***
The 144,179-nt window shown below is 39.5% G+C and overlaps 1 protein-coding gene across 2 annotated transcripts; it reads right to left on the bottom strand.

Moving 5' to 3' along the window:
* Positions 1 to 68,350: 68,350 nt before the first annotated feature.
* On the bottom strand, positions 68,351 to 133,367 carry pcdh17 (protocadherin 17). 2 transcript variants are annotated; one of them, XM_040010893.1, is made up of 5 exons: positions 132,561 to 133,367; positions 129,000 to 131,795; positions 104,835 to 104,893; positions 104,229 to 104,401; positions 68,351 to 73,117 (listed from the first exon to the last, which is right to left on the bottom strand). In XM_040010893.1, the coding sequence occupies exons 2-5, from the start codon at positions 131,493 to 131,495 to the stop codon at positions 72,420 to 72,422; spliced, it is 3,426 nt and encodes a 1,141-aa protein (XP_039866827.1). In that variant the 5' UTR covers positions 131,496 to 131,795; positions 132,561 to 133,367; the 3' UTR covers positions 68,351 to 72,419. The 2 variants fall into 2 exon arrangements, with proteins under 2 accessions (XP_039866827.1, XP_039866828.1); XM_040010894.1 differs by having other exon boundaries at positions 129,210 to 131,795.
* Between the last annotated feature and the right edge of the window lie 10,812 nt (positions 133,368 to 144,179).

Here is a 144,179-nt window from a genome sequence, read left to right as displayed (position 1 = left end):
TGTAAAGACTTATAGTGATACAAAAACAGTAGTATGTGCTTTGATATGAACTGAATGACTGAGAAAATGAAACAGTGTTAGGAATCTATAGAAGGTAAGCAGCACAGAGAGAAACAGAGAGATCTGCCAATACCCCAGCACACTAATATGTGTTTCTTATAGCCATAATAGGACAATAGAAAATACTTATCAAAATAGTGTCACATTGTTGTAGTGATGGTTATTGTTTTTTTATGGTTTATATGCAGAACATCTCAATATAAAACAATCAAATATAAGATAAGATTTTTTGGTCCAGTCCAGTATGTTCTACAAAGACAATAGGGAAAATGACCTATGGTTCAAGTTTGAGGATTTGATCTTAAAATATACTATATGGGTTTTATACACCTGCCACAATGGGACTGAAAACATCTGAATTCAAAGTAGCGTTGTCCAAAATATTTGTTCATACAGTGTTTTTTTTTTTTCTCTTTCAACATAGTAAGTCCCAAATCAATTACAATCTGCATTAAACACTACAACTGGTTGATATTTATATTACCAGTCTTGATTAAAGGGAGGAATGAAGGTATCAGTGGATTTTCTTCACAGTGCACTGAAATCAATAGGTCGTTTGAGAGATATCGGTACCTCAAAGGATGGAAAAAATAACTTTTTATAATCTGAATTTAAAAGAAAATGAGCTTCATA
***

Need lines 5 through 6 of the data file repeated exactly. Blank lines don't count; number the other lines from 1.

* Between the last annotated feature and the right edge of the window lie 10,812 nt (positions 133,368 to 144,179).

Here is a 144,179-nt window from a genome sequence, read left to right as displayed (position 1 = left end):